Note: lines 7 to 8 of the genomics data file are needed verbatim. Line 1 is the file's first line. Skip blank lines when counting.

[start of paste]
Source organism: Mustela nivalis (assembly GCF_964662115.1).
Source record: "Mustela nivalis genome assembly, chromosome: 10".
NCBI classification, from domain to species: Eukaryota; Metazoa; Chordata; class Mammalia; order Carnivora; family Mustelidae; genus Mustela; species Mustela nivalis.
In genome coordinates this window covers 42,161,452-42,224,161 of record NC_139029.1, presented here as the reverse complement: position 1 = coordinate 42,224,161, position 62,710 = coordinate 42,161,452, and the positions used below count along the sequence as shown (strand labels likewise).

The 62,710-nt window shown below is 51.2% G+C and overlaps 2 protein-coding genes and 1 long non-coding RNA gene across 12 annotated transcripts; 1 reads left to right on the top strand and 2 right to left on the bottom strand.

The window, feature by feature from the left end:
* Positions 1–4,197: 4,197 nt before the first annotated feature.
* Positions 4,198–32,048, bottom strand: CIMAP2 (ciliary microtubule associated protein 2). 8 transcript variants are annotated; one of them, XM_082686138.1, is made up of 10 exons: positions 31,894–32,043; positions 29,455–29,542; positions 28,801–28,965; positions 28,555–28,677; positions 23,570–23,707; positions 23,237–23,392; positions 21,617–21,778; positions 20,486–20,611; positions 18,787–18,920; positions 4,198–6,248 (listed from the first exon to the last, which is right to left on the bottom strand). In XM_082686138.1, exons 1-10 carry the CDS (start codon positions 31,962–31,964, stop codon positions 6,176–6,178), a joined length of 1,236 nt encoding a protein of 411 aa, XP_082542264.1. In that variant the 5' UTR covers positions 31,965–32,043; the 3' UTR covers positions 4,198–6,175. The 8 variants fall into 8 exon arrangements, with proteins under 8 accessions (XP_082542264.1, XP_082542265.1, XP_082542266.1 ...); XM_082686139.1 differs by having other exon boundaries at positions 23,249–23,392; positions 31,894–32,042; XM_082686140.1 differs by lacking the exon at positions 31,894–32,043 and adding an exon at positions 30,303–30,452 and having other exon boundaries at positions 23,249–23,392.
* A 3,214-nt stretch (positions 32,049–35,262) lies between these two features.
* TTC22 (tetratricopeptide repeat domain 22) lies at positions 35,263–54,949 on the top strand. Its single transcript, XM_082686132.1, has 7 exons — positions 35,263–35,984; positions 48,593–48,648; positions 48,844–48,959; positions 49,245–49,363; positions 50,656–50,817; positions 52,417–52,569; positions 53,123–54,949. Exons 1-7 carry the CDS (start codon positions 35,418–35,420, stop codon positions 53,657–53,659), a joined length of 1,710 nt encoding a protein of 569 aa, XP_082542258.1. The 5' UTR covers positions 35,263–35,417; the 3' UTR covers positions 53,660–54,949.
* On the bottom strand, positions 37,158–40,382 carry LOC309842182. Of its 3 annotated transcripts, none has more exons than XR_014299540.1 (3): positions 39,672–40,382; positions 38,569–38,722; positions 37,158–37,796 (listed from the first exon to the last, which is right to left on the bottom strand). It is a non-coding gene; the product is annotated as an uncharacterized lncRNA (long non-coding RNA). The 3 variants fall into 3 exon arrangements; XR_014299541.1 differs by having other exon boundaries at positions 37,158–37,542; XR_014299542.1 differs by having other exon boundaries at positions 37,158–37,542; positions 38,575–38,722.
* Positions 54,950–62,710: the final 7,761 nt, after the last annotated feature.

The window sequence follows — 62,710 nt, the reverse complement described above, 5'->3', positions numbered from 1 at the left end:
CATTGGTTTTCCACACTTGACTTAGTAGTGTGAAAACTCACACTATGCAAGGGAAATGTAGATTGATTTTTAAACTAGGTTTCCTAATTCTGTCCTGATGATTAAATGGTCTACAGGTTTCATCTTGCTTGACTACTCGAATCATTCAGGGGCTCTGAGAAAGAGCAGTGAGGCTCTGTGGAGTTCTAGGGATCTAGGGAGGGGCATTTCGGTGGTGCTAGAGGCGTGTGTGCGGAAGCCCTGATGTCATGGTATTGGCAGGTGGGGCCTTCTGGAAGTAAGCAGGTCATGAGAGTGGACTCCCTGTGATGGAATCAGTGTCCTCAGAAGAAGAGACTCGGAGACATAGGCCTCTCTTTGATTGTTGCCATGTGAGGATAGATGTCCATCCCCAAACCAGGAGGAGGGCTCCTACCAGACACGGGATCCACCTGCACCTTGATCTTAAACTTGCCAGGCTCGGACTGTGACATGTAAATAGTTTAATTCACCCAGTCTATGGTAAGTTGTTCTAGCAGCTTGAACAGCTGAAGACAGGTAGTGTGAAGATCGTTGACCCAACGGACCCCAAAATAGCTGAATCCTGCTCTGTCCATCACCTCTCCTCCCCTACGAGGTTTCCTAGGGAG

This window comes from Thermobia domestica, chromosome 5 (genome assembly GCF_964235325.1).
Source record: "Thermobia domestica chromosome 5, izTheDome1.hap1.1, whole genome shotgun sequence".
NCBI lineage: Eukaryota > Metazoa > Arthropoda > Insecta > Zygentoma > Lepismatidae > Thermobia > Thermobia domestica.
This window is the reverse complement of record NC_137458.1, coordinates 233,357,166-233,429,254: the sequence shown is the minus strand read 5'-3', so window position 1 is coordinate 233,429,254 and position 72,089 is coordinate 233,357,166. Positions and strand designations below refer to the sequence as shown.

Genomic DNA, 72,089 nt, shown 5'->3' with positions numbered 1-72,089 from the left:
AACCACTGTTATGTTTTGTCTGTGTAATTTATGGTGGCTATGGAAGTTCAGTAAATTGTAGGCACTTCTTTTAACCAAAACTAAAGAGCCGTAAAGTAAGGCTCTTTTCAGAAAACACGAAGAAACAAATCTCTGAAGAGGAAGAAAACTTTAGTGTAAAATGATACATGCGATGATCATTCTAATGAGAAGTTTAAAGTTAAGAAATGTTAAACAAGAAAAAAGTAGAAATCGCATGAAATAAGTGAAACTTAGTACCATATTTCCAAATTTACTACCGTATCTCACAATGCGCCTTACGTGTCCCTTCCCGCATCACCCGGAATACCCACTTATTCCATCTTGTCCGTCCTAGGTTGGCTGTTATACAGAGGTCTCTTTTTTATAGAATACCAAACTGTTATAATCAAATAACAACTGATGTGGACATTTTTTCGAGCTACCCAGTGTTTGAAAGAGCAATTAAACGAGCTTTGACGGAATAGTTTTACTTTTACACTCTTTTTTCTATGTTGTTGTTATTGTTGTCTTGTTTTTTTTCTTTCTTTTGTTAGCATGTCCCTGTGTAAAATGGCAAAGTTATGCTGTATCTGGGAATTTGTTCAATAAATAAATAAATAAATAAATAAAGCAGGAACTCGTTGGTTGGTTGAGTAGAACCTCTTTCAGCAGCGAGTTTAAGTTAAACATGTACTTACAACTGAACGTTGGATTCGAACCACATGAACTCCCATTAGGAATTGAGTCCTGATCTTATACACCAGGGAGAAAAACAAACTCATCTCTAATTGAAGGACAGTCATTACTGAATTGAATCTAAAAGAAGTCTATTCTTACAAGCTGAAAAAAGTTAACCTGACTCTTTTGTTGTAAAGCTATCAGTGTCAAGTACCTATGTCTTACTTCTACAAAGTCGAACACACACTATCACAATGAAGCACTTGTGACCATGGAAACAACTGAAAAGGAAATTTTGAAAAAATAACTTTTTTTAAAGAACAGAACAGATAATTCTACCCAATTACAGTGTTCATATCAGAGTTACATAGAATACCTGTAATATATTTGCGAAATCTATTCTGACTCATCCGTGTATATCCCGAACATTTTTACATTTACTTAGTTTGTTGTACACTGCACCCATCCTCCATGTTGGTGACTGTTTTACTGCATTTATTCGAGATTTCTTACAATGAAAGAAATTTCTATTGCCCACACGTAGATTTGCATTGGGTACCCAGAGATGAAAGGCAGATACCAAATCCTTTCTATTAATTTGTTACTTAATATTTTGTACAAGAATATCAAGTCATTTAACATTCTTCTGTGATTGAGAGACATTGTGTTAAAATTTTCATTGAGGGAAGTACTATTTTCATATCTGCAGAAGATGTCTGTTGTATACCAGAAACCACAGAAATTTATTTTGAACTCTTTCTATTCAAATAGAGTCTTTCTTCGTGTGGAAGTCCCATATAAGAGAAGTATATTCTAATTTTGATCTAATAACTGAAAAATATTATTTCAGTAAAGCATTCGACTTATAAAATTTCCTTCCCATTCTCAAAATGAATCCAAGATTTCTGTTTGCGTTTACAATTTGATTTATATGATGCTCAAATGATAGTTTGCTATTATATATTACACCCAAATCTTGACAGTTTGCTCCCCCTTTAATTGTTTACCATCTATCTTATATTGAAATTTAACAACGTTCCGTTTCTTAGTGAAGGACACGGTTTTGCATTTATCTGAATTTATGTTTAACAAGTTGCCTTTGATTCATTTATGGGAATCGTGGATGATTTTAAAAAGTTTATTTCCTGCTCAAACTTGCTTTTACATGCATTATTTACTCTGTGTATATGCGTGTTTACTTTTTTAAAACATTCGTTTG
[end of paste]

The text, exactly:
* Positions 1–4,197: 4,197 nt before the first annotated feature.
* Positions 4,198–32,048, bottom strand: CIMAP2 (ciliary microtubule associated protein 2). 8 transcript variants are annotated; one of them, XM_082686138.1, is made up of 10 exons: positions 31,894–32,043; positions 29,455–29,542; positions 28,801–28,965; positions 28,555–28,677; positions 23,570–23,707; positions 23,237–23,392; positions 21,617–21,778; positions 20,486–20,611; positions 18,787–18,920; positions 4,198–6,248 (listed from the first exon to the last, which is right to left on the bottom strand). In XM_082686138.1, exons 1-10 carry the CDS (start codon positions 31,962–31,964, stop codon positions 6,176–6,178), a joined length of 1,236 nt encoding a protein of 411 aa, XP_082542264.1. In that variant the 5' UTR covers positions 31,965–32,043; the 3' UTR covers positions 4,198–6,175. The 8 variants fall into 8 exon arrangements, with proteins under 8 accessions (XP_082542264.1, XP_082542265.1, XP_082542266.1 ...); XM_082686139.1 differs by having other exon boundaries at positions 23,249–23,392; positions 31,894–32,042; XM_082686140.1 differs by lacking the exon at positions 31,894–32,043 and adding an exon at positions 30,303–30,452 and having other exon boundaries at positions 23,249–23,392.